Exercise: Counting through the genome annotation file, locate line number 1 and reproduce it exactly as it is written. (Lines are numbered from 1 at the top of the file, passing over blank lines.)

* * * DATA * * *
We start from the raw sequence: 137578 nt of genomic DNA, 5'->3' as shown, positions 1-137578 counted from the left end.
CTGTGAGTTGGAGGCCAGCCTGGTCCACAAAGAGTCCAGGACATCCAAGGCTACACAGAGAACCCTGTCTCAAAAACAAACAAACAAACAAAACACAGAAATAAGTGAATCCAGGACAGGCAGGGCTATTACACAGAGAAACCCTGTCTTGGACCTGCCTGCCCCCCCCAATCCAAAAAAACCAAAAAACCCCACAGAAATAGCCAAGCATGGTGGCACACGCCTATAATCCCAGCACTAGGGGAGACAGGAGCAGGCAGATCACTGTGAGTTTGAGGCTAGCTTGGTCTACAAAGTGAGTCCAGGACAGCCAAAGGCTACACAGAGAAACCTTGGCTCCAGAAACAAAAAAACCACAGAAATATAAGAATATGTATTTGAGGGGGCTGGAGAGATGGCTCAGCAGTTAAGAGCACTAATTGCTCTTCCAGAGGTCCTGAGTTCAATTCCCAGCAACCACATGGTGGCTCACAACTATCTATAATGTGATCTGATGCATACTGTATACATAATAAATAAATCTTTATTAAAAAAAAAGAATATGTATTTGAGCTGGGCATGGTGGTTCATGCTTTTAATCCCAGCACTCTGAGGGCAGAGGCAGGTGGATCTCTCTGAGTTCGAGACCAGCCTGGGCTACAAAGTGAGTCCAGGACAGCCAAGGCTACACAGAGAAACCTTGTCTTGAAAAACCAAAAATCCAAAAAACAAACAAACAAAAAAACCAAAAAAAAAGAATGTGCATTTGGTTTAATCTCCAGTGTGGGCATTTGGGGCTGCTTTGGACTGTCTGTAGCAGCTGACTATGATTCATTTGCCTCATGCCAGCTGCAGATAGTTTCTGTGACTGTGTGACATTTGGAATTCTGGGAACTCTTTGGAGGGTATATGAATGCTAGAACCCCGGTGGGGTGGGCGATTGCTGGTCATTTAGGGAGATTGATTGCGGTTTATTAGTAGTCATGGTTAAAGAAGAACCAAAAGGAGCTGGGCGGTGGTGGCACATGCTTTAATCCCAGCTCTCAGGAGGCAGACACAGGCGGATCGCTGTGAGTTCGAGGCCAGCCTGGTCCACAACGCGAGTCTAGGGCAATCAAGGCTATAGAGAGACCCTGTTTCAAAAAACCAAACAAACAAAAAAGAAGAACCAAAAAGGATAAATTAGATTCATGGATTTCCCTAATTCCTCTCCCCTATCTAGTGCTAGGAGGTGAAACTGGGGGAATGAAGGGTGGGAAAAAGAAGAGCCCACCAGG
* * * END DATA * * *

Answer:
We start from the raw sequence: 137578 nt of genomic DNA, 5'->3' as shown, positions 1-137578 counted from the left end.